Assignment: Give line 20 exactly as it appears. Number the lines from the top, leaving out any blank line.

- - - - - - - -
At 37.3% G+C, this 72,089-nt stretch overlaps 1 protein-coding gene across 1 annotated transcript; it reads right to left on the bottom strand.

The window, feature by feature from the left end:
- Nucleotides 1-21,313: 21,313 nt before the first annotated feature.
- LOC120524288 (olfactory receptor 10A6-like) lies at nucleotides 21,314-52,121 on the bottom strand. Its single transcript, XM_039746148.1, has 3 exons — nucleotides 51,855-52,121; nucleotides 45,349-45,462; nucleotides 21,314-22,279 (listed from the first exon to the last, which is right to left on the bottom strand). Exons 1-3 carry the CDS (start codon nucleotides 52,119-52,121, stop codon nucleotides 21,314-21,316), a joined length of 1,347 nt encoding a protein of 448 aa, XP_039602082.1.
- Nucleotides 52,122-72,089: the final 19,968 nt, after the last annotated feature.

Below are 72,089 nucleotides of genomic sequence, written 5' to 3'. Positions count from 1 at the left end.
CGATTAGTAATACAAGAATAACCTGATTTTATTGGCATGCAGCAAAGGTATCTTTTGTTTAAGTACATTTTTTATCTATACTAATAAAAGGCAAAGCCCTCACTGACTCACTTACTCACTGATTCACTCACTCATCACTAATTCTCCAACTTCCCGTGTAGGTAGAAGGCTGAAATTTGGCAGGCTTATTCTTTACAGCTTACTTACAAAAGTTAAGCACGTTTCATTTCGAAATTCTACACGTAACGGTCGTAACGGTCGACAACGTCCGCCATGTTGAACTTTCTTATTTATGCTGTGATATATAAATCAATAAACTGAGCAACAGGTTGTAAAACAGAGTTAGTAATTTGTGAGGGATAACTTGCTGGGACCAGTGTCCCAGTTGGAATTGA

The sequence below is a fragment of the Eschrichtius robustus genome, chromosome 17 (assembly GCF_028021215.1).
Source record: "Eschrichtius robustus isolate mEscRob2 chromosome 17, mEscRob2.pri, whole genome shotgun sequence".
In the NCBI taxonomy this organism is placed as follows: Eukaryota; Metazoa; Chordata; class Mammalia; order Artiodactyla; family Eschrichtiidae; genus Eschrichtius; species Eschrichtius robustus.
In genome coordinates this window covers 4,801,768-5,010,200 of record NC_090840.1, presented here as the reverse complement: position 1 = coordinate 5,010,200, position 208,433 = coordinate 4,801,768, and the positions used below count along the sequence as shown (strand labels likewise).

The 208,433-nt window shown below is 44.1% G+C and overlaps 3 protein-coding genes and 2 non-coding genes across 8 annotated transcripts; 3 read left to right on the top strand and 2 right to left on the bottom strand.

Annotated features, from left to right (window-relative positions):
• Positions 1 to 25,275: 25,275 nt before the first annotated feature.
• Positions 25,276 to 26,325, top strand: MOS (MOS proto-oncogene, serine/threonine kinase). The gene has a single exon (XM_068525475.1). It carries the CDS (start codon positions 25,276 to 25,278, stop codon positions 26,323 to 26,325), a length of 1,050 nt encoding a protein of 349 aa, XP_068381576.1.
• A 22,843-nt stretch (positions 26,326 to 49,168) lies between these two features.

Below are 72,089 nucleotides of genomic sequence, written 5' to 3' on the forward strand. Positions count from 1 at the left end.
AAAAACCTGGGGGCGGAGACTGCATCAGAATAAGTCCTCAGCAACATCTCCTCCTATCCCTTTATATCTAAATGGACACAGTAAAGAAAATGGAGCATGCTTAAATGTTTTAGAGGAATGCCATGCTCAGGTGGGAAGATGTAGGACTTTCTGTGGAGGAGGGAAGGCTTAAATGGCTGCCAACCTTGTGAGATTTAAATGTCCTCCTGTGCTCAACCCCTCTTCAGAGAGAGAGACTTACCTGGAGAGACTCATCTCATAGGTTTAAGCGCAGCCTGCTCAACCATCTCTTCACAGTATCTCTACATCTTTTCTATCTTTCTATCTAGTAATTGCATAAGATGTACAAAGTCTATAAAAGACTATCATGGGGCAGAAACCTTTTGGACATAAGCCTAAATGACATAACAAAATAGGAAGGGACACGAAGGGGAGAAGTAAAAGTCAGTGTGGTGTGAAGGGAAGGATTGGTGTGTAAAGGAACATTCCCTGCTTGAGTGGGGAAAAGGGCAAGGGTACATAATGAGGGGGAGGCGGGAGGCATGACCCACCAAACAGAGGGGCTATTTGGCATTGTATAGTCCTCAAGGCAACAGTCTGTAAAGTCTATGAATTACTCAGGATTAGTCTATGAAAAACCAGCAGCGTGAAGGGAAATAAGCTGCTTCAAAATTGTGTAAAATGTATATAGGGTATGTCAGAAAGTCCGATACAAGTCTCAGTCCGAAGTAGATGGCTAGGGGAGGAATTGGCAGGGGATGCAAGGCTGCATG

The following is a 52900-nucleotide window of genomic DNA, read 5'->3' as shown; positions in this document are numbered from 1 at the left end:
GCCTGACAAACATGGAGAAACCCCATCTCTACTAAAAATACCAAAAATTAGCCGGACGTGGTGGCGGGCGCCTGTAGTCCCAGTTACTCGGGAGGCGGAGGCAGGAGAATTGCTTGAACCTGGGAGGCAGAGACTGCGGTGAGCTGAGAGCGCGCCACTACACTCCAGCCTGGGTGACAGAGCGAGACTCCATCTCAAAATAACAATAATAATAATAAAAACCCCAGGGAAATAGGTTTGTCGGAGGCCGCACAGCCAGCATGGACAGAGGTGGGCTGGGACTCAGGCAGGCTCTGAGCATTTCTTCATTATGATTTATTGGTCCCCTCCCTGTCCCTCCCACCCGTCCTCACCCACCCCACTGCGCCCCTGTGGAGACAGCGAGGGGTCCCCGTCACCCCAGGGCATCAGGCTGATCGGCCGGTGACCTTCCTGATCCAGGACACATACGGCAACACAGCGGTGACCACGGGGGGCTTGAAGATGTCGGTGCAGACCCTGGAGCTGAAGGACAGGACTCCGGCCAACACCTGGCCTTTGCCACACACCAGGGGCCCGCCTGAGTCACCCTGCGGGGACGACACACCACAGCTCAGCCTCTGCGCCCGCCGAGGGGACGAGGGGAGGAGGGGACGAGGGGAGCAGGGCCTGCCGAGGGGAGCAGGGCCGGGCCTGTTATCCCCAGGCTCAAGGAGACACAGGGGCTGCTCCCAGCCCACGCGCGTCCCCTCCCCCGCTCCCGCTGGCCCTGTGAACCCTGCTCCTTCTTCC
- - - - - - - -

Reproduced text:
GCCTGACAAACATGGAGAAACCCCATCTCTACTAAAAATACCAAAAATTAGCCGGACGTGGTGGCGGGCGCCTGTAGTCCCAGTTACTCGGGAGGCGGAGGCAGGAGAATTGCTTGAACCTGGGAGGCAGAGACTGCGGTGAGCTGAGAGCGCGCCACTACACTCCAGCCTGGGTGACAGAGCGAGACTCCATCTCAAAATAACAATAATAATAATAAAAACCCCAGGGAAATAGGTTTGTCGGAGGCCGCACAGCCAGCATGGACAGAGGTGGGCTGGGACTCAGGCAGGCTCTGAGCATTTCTTCATTATGATTTATTGGTCCCCTCCCTGTCCCTCCCACCCGTCCTCACCCACCCCACTGCGCCCCTGTGGAGACAGCGAGGGGTCCCCGTCACCCCAGGGCATCAGGCTGATCGGCCGGTGACCTTCCTGATCCAGGACACATACGGCAACACAGCGGTGACCACGGGGGGCTTGAAGATGTCGGTGCAGACCCTGGAGCTGAAGGACAGGACTCCGGCCAACACCTGGCCTTTGCCACACACCAGGGGCCCGCCTGAGTCACCCTGCGGGGACGACACACCACAGCTCAGCCTCTGCGCCCGCCGAGGGGACGAGGGGAGGAGGGGACGAGGGGAGCAGGGCCTGCCGAGGGGAGCAGGGCCGGGCCTGTTATCCCCAGGCTCAAGGAGACACAGGGGCTGCTCCCAGCCCACGCGCGTCCCCTCCCCCGCTCCCGCTGGCCCTGTGAACCCTGCTCCTTCTTCC